When it comes to its foreign policy towards Russia and Ukraine, Israel walks a diplomatic tightrope.
The Jewish state must take into consideration all kinds of factors: its relationship with both countries, one of them a great power; its alliance with the United States, which strongly backs Kiev in its struggle with Moscow; and the effect of its policies on the situation of the still substantial Jewish communities in both of the former Soviet states.
This has led to some uncomfortable situations.
A Defense Ministry-approved deal to sell drones to Ukraine was vetoed by a Foreign Ministry special panel amid fears Russia would disapprove, Israel’s Channel 2 reported on Sept. 15. Jerusalem was concerned a drone sale to Ukraine would anger Moscow.
When Russia annexed the Crimea in March, Jews in the region were divided in their attitudes. Most Crimean Jews, Russian speaking, supported the move, while those in Ukraine were opposed. Jews in Russia on the whole supported the move.
The 193-member UN General Assembly on March 27 passed Resolution 68/262 by a vote of 100 to 11 to denounce the Crimean referendum that paved the way for the absorption of the peninsula into Russia. Another 58 countries abstained, while the remaining 24 did not vote.
Israel did not take part in the vote, using a strike by staff at its Foreign Ministry as a pretext for the abstention.
“Our basic position is that we hope Russia and Ukraine will find a way as quickly as possible to normalize relations, and find a way to talks, and to solve all the problems peacefully,” remarked Israel’s Foreign Minister Avigdor Lieberman at a Jerusalem news conference in April.
The United States was not happy with Israel. “We were surprised Israel did not join the vast majority of countries that vowed to support Ukraine’s territorial integrity in the UN,” U.S. State Department spokesperson Jen Psaki said at a briefing after the UN vote.
Historically, Jews have less than fond memories of Ukraine, traditionally a hotbed of antisemitism. In 1648-1649 the Cossack Hetman Bogdan Chmielnicki led a peasant uprising against Polish rule in the Ukraine which resulted in the destruction of hundreds of Jewish communities and the deaths of at least 100,000 Jews.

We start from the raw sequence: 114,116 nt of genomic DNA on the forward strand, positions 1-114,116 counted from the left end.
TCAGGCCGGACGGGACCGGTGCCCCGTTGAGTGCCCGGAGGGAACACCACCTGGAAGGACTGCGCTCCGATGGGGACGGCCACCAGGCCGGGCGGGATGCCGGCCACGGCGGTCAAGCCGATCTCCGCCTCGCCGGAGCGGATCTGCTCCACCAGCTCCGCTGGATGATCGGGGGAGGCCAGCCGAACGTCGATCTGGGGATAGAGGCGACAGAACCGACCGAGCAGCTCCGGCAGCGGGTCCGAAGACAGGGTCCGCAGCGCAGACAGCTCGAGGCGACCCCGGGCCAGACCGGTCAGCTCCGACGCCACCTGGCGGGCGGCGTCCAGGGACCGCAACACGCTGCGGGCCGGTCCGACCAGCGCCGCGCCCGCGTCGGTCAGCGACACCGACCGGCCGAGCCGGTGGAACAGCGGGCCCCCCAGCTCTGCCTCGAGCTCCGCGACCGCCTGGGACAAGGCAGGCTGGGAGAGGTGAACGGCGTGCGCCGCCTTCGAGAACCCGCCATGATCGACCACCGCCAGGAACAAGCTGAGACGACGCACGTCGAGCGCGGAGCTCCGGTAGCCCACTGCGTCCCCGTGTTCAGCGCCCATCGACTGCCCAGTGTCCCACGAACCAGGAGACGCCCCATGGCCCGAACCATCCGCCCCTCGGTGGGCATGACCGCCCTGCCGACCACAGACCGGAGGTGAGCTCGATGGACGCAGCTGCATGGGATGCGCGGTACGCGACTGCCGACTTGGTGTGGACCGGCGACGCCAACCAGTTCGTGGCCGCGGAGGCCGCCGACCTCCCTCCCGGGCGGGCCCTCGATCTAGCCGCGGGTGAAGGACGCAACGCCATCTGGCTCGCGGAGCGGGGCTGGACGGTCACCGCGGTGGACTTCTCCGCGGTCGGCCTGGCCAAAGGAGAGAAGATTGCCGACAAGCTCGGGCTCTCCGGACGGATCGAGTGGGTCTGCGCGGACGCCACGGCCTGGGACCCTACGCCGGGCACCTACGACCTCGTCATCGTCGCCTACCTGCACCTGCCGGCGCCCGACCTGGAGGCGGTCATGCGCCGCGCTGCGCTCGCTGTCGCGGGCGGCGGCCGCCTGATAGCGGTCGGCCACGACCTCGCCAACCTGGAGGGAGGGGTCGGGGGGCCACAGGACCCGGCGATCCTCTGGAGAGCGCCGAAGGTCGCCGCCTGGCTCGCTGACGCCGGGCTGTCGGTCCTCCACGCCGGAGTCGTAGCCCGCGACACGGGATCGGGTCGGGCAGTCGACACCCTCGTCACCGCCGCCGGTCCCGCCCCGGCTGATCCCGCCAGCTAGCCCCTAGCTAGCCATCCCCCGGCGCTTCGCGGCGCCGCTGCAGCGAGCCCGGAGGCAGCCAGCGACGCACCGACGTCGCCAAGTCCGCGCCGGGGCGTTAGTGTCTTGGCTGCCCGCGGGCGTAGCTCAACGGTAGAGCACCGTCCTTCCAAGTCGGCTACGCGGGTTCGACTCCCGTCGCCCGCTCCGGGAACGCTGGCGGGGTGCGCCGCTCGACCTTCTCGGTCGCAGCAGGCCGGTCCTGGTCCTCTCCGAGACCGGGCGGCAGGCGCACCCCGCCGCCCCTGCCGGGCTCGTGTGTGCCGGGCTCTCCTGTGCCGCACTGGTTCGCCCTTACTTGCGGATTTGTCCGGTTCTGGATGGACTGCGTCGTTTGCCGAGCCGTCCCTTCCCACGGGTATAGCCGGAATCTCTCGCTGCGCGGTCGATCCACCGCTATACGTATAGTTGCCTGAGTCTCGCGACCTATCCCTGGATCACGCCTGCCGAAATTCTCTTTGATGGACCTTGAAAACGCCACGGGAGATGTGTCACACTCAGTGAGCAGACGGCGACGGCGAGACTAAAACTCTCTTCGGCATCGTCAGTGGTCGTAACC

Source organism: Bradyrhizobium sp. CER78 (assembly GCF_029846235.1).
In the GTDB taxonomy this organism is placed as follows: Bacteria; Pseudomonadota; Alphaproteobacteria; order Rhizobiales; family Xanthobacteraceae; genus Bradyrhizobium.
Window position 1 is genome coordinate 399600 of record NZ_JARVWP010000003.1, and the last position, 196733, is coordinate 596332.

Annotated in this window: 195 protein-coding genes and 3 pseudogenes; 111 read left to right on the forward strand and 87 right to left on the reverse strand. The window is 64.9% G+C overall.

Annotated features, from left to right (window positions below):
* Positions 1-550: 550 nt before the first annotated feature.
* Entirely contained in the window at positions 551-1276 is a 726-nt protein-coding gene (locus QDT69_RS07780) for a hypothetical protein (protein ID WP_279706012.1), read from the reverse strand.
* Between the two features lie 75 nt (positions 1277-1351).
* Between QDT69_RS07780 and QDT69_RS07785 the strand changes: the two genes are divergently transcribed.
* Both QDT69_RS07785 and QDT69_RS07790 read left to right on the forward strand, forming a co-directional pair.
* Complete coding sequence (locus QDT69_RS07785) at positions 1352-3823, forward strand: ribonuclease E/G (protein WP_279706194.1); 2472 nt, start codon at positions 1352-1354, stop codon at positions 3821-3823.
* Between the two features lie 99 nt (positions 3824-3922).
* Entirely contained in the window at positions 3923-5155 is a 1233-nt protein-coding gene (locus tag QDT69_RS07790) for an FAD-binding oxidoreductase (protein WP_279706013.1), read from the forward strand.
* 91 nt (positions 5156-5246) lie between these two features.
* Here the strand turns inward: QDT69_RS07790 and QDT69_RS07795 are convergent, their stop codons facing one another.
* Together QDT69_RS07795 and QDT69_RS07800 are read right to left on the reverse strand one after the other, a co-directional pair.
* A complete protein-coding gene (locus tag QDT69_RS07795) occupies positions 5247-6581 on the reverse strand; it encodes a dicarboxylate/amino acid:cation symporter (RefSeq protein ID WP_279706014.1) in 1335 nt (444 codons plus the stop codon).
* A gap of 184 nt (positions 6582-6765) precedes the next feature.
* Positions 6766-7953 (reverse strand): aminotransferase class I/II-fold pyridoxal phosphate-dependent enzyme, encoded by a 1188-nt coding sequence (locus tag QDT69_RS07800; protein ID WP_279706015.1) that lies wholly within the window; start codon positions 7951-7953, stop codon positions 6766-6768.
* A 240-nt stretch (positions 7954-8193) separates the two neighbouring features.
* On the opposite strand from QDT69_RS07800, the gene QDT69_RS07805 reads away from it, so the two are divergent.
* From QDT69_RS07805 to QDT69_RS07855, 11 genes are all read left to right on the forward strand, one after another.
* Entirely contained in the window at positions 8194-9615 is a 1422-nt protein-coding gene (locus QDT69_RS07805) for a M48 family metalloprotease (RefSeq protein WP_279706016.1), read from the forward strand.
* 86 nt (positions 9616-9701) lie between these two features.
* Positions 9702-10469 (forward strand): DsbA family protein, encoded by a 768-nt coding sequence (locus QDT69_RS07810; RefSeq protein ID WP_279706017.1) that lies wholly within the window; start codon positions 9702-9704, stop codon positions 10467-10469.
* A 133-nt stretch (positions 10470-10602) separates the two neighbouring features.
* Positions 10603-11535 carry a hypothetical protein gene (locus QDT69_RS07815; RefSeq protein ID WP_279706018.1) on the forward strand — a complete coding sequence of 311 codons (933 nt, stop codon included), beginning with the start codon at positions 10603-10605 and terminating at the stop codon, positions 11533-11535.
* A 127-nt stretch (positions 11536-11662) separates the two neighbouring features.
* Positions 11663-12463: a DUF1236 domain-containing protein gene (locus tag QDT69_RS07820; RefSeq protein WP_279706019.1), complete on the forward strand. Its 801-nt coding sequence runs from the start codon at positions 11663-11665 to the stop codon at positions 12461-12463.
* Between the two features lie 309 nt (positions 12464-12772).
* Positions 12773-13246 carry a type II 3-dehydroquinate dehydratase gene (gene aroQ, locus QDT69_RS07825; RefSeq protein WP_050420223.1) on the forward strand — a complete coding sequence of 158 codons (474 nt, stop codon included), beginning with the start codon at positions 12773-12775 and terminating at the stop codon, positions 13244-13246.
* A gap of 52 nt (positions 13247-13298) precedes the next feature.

After World War I, Symon Petliura’s Ukrainian nationalists, fighting the newly-formed Soviet armies, were involved in pogroms that killed about 50,000 Jews. And during the Holocaust, Nazi death squads, and their Ukrainian collaborators, murdered 900,000 Jews.
The radical elements of Ukraine’s far-right nationalist politics, which rose to the fore during Ukraine’s overthrow of President Viktor Yanukovych in February, are also working in Russia’s favor.
Russian antisemitism was less virulent. As well, those Israelis with long memories recall the Soviet Union’s role during the struggle to establish the state.
Moscow voted for UN General Assembly Resolution 181 in November 1947 to partition Palestine into Arab and Jewish states, recognized Israel de jure almost immediately in May 1948, and allowed its allies to provide arms to the new country.
As well, the Soviets in December 1948 voted against UN General Assembly Resolution 194 on the so-called “right of return” of Palestinian refugees to their homes.
Foreign Minister Avigdor Lieberman, a hawk, is himself Soviet-born. He comes from Chisinau (Kishinev), in Moldova, and is the founder and leader of the Yisrael Beiteinu party, whose electoral base consists of immigrants from the former USSR.
Lieberman, who immigrated to Israel in 1978, lives in the West Bank settlement of Nokdim. He admires Russian President Vladimir Putin, and in December 2011 appeared with him just days after a contested legislative election in Russia. In turn, the Russian leader visited Israel in June 2012.
“We are very happy that people from the Soviet Union build such a brilliant political career,” said Putin in 2009, when Lieberman was first appointed to the position by Prime Minister Benjamin Netanyahu.
Speaking to a group of rabbis from Israel and Europe in July, during the latest Gaza war, Putin said, “I support Israel’s struggle, which is intended to protect its citizens.” (After all, Putin has his own terrorists to worry about, in Chechnya, Dagestan, Ingushetia, and elsewhere.)
Of course America remains Israel’s lifeline, its main economic, ideological, and political ally. Still, in the final analysis, Israel, as a beleaguered state now surrounded on virtually all sides by chaos and violence in neighboring countries, must hedge its bets.
In a Middle East that is exploding, Israel can’t depend on just one great power ally. The recent Gaza war, and the different approaches to Iran’s nuclear ambitions, has exposed rifts between Netanyahu and U.S. President Barack Obama.
Meanwhile, on Sept. 16 Ukraine’s parliament passed legislation to grant special status to the rebellious east as part of a peace deal, hopefully a war with Russian-backed separatists that has killed more than 3,000 people.
It grants three years of self-rule, including the election of local councils, in parts of the war-torn east and calls for local elections in November. It also allows for local oversight on court and prosecutor appointments and local control of police forces. And it gives the region the right to use Russian as an official language.
Israeli diplomats may now have less to worry about.
Henry Srebrnik is a professor of political science at the University of Prince Edward Island.